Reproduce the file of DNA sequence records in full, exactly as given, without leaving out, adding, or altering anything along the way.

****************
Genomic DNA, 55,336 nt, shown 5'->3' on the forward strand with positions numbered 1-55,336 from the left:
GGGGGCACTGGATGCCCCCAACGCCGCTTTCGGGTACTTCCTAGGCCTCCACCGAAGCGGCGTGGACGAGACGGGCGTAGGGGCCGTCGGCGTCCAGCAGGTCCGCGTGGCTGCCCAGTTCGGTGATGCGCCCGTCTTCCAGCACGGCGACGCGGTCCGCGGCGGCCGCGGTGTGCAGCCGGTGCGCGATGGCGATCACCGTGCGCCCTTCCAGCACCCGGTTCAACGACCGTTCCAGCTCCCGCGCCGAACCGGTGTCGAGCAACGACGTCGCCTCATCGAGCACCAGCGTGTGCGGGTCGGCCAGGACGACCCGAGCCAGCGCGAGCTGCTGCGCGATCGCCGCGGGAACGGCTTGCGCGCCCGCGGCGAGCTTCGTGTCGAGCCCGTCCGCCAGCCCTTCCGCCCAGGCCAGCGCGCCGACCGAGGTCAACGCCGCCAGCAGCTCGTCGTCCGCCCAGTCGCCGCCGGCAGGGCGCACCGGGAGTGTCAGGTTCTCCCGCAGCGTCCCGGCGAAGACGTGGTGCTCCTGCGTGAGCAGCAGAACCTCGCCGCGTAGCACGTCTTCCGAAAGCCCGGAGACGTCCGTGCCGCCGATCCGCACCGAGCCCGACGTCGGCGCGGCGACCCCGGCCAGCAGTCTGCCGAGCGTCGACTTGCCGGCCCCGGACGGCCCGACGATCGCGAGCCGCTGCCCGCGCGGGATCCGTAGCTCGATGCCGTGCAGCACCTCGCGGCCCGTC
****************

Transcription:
Genomic DNA, 55,336 nt, shown 5'->3' on the forward strand with positions numbered 1-55,336 from the left:
GGGGGCACTGGATGCCCCCAACGCCGCTTTCGGGTACTTCCTAGGCCTCCACCGAAGCGGCGTGGACGAGACGGGCGTAGGGGCCGTCGGCGTCCAGCAGGTCCGCGTGGCTGCCCAGTTCGGTGATGCGCCCGTCTTCCAGCACGGCGACGCGGTCCGCGGCGGCCGCGGTGTGCAGCCGGTGCGCGATGGCGATCACCGTGCGCCCTTCCAGCACCCGGTTCAACGACCGTTCCAGCTCCCGCGCCGAACCGGTGTCGAGCAACGACGTCGCCTCATCGAGCACCAGCGTGTGCGGGTCGGCCAGGACGACCCGAGCCAGCGCGAGCTGCTGCGCGATCGCCGCGGGAACGGCTTGCGCGCCCGCGGCGAGCTTCGTGTCGAGCCCGTCCGCCAGCCCTTCCGCCCAGGCCAGCGCGCCGACCGAGGTCAACGCCGCCAGCAGCTCGTCGTCCGCCCAGTCGCCGCCGGCAGGGCGCACCGGGAGTGTCAGGTTCTCCCGCAGCGTCCCGGCGAAGACGTGGTGCTCCTGCGTGAGCAGCAGAACCTCGCCGCGTAGCACGTCTTCCGAAAGCCCGGAGACGTCCGTGCCGCCGATCCGCACCGAGCCCGACGTCGGCGCGGCGACCCCGGCCAGCAGTCTGCCGAGCGTCGACTTGCCGGCCCCGGACGGCCCGACGATCGCGAGCCGCTGCCCGCGCGGGATCCGTAGCTCGATGCCGTGCAGCACCTCGCGGCCCGTC